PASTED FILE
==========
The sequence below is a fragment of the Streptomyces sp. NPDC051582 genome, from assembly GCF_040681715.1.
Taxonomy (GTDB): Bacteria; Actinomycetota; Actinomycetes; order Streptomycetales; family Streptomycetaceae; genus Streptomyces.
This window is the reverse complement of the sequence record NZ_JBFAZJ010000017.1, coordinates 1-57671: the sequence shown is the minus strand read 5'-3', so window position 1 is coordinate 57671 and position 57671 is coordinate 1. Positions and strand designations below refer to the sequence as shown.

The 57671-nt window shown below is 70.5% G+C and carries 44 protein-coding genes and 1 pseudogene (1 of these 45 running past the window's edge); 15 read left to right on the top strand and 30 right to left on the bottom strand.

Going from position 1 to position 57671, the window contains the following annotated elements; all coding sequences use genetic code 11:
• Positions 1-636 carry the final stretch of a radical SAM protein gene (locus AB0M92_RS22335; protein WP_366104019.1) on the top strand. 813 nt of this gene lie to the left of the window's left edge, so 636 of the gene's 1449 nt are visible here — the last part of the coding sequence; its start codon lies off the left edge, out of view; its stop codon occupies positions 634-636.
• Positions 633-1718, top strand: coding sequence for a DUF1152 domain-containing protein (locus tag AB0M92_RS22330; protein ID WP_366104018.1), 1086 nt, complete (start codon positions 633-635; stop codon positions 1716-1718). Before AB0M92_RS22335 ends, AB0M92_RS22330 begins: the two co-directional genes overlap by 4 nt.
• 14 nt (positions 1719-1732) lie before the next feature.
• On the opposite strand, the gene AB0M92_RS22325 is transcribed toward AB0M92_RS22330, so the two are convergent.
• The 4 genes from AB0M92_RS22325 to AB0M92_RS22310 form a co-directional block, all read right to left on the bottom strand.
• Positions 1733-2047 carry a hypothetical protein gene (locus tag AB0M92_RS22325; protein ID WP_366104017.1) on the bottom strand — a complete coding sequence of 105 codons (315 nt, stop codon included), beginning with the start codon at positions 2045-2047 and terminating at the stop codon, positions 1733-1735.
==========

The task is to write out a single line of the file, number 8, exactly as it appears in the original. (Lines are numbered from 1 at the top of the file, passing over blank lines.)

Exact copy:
• 14 nt (positions 1719-1732) lie before the next feature.